Introduces the basic design of computing systems, computer operating systems, and assembly language using a RISC architecture. Describes caches and virtual memory. Covers the interface between assembly language and high-level languages, including call frames and pointers. Covers the use of system calls and systems programming to show the interaction with the operating system. Covers the basic structures of an operating system, including application interfaces, processes, threads, synchronization, interprocess communication, deadlock, memory management, file systems, and input/output control.
|02||BK 310||1:35pm-3:15pm Tu/Fr|
Note: Prof. Gene Cooperman is running Section 01, which is structured differently. See his course page here: https://course.ccs.neu.edu/cs3650/
|Nat Tuck||NI 132 E||2pm-3pm Mo/Th||ntuck ⚓ ccs.neu.edu|
|Anirudh Katipally||WVH 462||3-4pm Mo||katipally.a ⚓ husky.neu.edu|
|Anirudh Katipally||WVH 166||3-4pm We||katipally.a ⚓ husky.neu.edu|
|Jack Elliott||WVH 462||11-noon Fr||elliott.jame ⚓ husky.neu.edu|
|Evan White||WVH 362||9-10am Tu||white.eva ⚓ husky.neu.edu|
|Julian Hirn||WVH 164||4-5:30pm Tu||hirn.j ⚓ husky.neu.edu|
|Julian Hirn||KA 204||12:30-2pm We||hirn.j ⚓ husky.neu.edu|
|Savan Patel||WVH 462||10-11am We||patel.sav ⚓ husky.neu.edu|
|Nakul Camasamudram||none||none||camasamudram.n ⚓ husky.neu.edu|
|Rashmi Dwaraka||none||none||dwarakarashmi ⚓ ccs.neu.edu|
|Akshay Tandel||none||none||akshaytandel09 ⚓ ccs.neu.edu|
This is an initial schedule, subject to revision as the semester progresses.
Assignments will frequently be due at 11:59pm on Wednesday.
|1||Jan 8||Intro; ASM: Basics||-|
|2||Jan 15||ASM: “Design Recipe”; Processes & Memory||HW01: Linux Setup & ASM Basics|
|3||Jan 22||ASM: Syscalls, I/O, Memory Allocation; C: Basics||HW02: More ASM|
|4||Jan 29||A Simple Tokenizer; C: The Heap & Simple Parser||HW03: Shell Command Tokens|
|5||Feb 5||Syscalls: fork, exec, waitpid; Building a Shell & pipe||HW04: s-exp shell parser|
|6||Feb 12||read, write, process table, vmem; shared mem & semaphore locks||CH1: s-exp shell|
|7||Feb 19||data races & deadlock; threads and mutexes||HW05: inter-process comms|
|8||Feb 26||cond vars and atomics; malloc: free lists||HW06: inter-thread comms|
|-||Mar 5||Spring Break||-||-|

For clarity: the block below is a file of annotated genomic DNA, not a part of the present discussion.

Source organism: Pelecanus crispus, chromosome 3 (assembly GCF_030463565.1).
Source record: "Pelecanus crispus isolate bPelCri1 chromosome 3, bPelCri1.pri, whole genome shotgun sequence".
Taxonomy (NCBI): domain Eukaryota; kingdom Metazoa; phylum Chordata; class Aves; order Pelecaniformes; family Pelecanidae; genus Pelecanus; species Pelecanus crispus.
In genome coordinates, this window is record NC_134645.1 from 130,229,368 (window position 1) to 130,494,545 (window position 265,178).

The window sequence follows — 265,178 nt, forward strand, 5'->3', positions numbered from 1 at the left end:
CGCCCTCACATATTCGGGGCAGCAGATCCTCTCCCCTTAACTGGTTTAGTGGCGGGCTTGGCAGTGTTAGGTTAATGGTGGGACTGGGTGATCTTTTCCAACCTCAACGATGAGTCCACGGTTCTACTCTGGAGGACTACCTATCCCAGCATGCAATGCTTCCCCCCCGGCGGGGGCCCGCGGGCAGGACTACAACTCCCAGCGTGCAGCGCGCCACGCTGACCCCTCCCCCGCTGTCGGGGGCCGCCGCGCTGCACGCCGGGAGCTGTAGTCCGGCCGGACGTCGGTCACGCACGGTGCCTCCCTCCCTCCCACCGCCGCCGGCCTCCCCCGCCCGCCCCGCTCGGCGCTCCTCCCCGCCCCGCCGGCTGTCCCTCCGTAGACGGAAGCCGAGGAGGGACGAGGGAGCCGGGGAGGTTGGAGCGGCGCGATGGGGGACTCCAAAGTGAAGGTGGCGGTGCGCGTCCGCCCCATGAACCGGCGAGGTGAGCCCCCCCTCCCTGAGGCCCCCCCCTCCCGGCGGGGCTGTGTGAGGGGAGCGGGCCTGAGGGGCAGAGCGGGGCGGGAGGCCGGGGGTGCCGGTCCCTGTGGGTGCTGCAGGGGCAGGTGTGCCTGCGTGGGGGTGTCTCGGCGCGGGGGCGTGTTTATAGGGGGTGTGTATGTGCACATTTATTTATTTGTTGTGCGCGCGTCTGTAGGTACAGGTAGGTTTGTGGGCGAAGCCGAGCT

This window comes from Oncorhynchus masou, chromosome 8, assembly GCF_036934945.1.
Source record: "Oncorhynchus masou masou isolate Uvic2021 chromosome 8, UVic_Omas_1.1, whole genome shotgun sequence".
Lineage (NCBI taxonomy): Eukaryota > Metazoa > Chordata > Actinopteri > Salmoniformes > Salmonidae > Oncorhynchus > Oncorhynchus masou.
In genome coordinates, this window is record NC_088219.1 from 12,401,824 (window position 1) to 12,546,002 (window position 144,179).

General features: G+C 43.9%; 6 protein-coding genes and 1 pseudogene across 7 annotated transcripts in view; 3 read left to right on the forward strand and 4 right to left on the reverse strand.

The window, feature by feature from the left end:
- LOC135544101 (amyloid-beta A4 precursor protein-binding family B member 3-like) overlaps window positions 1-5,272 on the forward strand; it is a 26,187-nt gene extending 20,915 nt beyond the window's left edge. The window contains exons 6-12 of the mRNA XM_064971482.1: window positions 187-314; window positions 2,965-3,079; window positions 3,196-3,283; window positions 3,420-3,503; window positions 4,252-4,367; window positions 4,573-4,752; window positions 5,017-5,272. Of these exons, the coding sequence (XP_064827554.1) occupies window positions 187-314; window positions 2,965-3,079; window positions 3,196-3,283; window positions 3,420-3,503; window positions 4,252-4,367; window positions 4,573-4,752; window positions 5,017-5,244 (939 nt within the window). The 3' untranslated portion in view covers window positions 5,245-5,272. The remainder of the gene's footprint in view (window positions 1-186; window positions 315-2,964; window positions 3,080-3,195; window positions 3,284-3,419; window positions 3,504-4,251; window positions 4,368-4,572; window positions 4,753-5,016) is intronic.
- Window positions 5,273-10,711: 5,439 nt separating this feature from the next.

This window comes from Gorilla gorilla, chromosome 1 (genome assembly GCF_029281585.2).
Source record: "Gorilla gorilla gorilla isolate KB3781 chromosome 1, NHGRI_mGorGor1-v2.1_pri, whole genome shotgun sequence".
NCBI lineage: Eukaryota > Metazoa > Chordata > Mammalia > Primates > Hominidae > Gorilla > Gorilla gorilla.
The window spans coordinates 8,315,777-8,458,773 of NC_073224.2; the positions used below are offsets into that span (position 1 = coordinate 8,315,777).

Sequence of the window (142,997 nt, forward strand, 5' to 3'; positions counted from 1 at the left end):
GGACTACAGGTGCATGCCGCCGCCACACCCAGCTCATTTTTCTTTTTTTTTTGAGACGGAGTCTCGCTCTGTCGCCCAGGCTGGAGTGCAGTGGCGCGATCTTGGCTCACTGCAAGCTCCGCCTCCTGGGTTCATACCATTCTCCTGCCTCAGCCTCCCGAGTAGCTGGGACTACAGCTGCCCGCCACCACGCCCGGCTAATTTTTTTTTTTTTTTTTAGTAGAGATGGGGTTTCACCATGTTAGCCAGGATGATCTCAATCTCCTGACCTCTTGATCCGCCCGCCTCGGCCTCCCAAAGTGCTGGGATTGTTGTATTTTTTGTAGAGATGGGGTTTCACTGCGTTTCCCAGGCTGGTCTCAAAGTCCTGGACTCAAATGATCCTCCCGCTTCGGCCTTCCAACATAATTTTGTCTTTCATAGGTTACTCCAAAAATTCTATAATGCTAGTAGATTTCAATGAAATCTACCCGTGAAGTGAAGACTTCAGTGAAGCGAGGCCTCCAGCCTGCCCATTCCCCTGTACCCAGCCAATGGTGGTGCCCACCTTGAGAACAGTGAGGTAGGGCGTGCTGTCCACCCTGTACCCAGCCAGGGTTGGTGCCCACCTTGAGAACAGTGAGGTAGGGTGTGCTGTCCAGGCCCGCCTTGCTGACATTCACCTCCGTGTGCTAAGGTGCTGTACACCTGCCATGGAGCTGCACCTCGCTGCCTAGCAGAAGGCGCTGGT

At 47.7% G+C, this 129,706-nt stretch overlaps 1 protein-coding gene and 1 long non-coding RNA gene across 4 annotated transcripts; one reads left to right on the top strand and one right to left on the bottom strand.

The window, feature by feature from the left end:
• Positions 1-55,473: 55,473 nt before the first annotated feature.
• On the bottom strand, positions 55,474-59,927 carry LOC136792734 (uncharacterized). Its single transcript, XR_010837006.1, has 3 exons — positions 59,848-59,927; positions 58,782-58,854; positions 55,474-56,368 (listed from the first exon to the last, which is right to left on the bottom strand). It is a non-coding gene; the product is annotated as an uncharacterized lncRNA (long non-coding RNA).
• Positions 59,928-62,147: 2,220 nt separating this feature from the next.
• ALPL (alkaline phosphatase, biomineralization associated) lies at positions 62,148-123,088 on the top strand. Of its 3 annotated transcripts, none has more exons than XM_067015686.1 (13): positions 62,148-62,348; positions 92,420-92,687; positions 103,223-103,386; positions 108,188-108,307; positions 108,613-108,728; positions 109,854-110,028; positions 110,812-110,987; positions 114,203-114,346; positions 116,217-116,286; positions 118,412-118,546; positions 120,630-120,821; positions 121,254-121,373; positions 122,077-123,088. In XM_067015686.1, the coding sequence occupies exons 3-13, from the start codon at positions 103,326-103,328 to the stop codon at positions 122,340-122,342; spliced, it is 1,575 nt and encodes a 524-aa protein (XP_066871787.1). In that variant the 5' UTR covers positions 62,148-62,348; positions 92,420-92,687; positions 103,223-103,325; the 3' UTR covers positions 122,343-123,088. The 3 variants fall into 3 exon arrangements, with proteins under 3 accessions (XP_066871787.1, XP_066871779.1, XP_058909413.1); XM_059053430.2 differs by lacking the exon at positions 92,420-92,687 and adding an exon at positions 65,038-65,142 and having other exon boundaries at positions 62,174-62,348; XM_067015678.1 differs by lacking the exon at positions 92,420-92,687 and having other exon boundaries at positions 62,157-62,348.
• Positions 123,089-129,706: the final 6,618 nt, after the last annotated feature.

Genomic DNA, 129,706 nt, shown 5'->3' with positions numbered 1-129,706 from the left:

|9||Mar 12||malloc: optimizations & threads; OS Kernels||HW07: memory allocator|
|10||Mar 19||Looking at xv6; Storage Hardware||HW08: examining xv6|
|11||Mar 26||File Systems: FAT; File Systems: ext||HW09: bonus topic|
|12||Apr 2||The FUSE API; Modern File Systems||HW10: simple FS|
|13||Apr 9||Transactional FS; Solutions for Concurrency||-|
|14||Apr 16||Wrap-Up||CH2: Transactional FS|
Recommended Readings by Week:
There is no required textbook for this course.
Computer Organization and Design: The Hardware/Software Interface Patterson & Hennessy Fifth Edition
We’ll also be using these online resources:
The number to letter mapping will be as follows:
95+ = A, 90+ = A-, 85+ = B+, 80+ = B, 75+ = B-, 70+ = C+, 65+ = C, 60+ = C-, 50+ = D, else = F
There may be a curve or scale applied to any assignment or the final grades, in either direction.
There’s a homework assignment due nearly every week.
The homework portion of your grade will include some “virtual” assignments which you’ll get a grade for but don’t require assignment submissions:
Challenges are just like homework, except they’re harder, worth more points, and they are graded more harshly. You’ll want to start early and plan to spend a lot of time on them.
For all assignments except the last challenge, late submissions will be penalized by 1% for each hour late.
For the final assignment, late submissions will not be accepted.
Homework and project grades will be posted on Bottlenose. If you think your work was graded incorrectly, you can challenge your grade through the following procedure:
First, go to the office hours of the course staff member who graded your work. If you can convince them that they made a concrete error in grading, they will fix it for you.
If the grader doesn’t agree that the grade was wrong, you can issue a formal grade challenge. This follows a variant of the “coaches challenge” procedure used in the NFL.
Here’s the procedure:
Students needing disability accommodations should visit the Disability Resource Center (DRC).
If you have been granted special accomodations either through the DRC or as a student athlete, let me know as soon as possible.
Copying code and submitting it without proper attribution is strictly prohibited in this class. This is plagiarism, which is a serious violation of academic integrity.
Lecture notes are not starter code, and should not be copied without attribution. As long as attribution is provided, there is no penalty for using code from the lecture notes.
Collaboration and Attribution:
Since it’s not plagiarism if you provide attribution, as a special exception to these rules, any code sharing with attribution will not be treated as a major offense.
There is no penalty for copying small snippets of code (a couple of lines) with attribution as long as this code doesn’t significantly remove the intended challenge of the assignment. This should be in a comment above these lines clearly indicating the source (including author name and URL, if any).
If you copy a large amount of code with attribution, you won’t recieve credit for having completed that portion of the assignment, but there will be no further penalty. The attribution must be obvious and clearly indicate both which code it applies to and where it came from.
Penalty for Plagarism
Avoid copying code if you can. If you’re looking at an example, understand what it does, type something similar that is appropriate to your program, and provide attribution. If you must copy code, put in the attribution immediately, every time or you will fail the course over what feels like a minor mistake.